According to tradition, there's a specific day to bring your evergreen to the curb—and it originates from the 12 days of Christmas.

Whether we add lights to our home's exterior or stockings to the mantels inside, putting up our favorite Christmas decorations during the holiday season is a ritual we look forward to each year. Beyond décor, one of the most popular motifs of the holiday is the Christmas tree. And though we know when and how to dress it up, understanding when to take it down after the holiday passes is less straightforward.

Learning about your tannenbaum's history—including the traditions surrounding removing it from your home—will help you decide when it's time to take your evergreen out to the curb.

packing up christmas ornaments
Credit: Circle Creative Studio / Getty Images

The History of the Christmas Tree

Christmas trees have a storied history, but it took them a while to become the decorated seasonal motifs we know and love today.

Roman Festival of Kalends

The origins of the Christmas tree dates back to the old Roman festival of Kalends, which symbolized the new year. "Many of our Christmas traditions, including holiday parties, gift-giving, and charity to the poor, have deep origins in this festival, which also included decorating houses with greenery," says Maria Kennedy, PhD, the co-director of the New Jersey Folk Festival and assistant teaching professor at Rutgers University.

The Reformation

The evergreen Christmas tree we recognize today emerged in German-speaking areas of Europe around the time of the Reformation. Legend attributes the first Christmas tree to Martin Luther—a theologian in the 16th century.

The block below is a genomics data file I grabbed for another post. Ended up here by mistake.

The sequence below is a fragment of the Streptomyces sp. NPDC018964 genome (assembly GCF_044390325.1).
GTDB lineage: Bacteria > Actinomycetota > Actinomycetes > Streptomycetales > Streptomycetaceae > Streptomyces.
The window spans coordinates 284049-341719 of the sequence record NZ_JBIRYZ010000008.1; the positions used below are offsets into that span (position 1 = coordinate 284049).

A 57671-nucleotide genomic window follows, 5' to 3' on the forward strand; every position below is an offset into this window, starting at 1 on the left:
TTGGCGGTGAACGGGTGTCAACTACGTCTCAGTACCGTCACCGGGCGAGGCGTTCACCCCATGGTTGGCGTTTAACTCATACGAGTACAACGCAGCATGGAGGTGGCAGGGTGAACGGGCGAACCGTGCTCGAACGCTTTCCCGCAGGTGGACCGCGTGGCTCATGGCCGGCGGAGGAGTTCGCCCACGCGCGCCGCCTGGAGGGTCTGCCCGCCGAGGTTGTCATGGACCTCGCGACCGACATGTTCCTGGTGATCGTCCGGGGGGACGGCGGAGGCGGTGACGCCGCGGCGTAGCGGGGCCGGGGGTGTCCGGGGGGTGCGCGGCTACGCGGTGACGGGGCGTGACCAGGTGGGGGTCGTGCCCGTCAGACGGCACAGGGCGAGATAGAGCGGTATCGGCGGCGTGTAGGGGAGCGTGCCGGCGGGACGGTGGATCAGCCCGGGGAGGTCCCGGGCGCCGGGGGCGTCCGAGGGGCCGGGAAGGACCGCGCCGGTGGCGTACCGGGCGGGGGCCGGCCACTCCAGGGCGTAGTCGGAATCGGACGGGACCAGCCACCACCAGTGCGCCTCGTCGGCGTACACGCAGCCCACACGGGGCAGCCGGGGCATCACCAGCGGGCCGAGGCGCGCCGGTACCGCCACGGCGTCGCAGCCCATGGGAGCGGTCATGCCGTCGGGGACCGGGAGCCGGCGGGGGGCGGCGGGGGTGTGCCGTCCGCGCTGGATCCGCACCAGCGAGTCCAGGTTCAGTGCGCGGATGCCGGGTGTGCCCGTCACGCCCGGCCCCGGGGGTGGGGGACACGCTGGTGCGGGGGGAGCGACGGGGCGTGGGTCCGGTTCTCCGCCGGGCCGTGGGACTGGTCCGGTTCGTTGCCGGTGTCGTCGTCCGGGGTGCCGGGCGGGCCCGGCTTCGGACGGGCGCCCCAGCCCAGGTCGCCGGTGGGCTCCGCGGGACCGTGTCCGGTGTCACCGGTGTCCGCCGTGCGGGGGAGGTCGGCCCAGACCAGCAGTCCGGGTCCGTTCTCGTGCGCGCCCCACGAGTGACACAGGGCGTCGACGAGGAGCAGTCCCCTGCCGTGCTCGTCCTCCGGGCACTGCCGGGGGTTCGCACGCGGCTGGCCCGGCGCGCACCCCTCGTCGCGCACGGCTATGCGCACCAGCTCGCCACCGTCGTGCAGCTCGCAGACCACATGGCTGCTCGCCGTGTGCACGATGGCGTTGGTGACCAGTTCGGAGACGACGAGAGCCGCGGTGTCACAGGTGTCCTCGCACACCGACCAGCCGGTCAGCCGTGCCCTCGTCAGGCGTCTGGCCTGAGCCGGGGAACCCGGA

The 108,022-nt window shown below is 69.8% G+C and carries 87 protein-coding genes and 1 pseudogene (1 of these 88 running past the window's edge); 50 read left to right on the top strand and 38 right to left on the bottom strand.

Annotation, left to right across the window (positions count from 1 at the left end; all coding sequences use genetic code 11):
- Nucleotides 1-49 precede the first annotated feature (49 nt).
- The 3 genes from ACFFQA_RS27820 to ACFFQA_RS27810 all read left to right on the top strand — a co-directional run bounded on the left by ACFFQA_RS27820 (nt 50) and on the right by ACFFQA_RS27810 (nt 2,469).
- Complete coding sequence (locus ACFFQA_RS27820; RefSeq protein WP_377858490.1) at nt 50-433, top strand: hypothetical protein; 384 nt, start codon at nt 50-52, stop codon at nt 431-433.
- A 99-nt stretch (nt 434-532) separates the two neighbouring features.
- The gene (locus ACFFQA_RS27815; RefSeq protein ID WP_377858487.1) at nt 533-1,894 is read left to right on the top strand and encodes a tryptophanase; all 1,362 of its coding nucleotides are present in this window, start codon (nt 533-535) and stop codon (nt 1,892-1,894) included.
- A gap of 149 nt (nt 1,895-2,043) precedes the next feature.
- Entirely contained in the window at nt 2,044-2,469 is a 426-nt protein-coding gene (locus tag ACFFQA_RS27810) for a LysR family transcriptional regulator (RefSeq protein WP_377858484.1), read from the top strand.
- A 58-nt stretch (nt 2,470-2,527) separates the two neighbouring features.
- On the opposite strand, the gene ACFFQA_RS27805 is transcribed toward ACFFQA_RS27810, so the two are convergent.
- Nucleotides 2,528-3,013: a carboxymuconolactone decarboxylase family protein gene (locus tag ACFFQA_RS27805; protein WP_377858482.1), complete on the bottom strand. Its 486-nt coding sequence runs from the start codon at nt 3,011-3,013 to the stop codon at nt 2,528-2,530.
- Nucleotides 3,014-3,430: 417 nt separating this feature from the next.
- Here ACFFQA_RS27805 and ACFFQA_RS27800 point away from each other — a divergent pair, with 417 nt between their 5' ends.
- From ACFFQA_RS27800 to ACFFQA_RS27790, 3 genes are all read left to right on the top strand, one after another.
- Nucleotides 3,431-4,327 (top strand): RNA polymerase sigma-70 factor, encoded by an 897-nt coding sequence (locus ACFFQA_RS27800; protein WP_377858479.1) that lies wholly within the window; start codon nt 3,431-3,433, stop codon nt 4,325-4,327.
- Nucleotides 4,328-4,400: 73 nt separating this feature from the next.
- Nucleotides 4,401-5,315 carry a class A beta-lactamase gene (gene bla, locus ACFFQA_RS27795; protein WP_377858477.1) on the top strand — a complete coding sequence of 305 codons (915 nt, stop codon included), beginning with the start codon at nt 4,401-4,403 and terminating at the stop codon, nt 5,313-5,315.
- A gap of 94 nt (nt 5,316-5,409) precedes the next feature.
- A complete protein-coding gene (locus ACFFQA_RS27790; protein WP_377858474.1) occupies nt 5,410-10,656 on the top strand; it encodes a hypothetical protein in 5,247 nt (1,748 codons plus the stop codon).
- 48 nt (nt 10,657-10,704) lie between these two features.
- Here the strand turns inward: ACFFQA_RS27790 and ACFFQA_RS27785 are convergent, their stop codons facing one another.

According to Clement Miles' book Christmas Customs and Traditions: Their History and Significance, Martin Luther erected the first Christmas tree after spending the holiday's eve under a sky full of stars. "He set up for his children a tree with countless candles, an image of the starry heaven," Miles wrote.

The tie between Martin Luther and the Christmas tree is based on legendary tales, but, decorated trees have appeared in German culture from the 1600s to the present day.

The Reign of Queen Victoria

Christmas trees became notable in England and spread to the United States during the reign of Queen Victoria. "Her husband, Prince Albert, brought the custom with him from his home in Germany in the 1840s," Kennedy says. "In England, there were already similar customs of adorning the home with greenery and of venerating miraculous trees."

Another common belief? During this time period, many thought that fruit trees would bloom on Christmas Eve. "According to legend, Joseph of Arimathea, the man who provided the tomb in which to bury Jesus, traveled to Britain with the Holy Grail and struck his walking staff into the ground at Glastonbury," Kennedy says. "From it grew the Glastonbury thorn, a tree which bloomed at Christmas."

When Tradition Says to Take Down Your Christmas Tree

Not sure when to take your Christmas tree down each year? One of the most popular dates for removal is January 5, which is based on tradition. "In my own home growing up, the proper day to take down the Christmas tree was after Epiphany, the feast of the Magi on the twelfth day of Christmas," Kennedy says.

Epiphany is a Christian holiday that celebrates three kings, who traveled East, following a star to Bethlehem where Jesus was born. The twelve days of Christmas mark the time from Christmas to Epiphany and were first recognized as a special feast time in 567 by the Council of Tours. This was a time of revelry, miracles, and magical events.

The twelfth night of Christmas is still a celebrated holiday in present day in many Christian cultures worldwide. "In England, the Twelfth Night was the night for Wassail, when people would go and frighten the bad spirits out of the orchard, light bonfires in fields, sing songs for a good harvest in the coming year, and bring cakes to the oxen in the barn," Kennedy says.

The end of the twelve days marked the end of Christmas. "This is when decorations were taken down, the feasting came to an end, and work resumed," Kennedy says. This day is still considered the designated time to remove our beloved ornaments and take down the tree, signaling the end of yet another fabulous holiday season.


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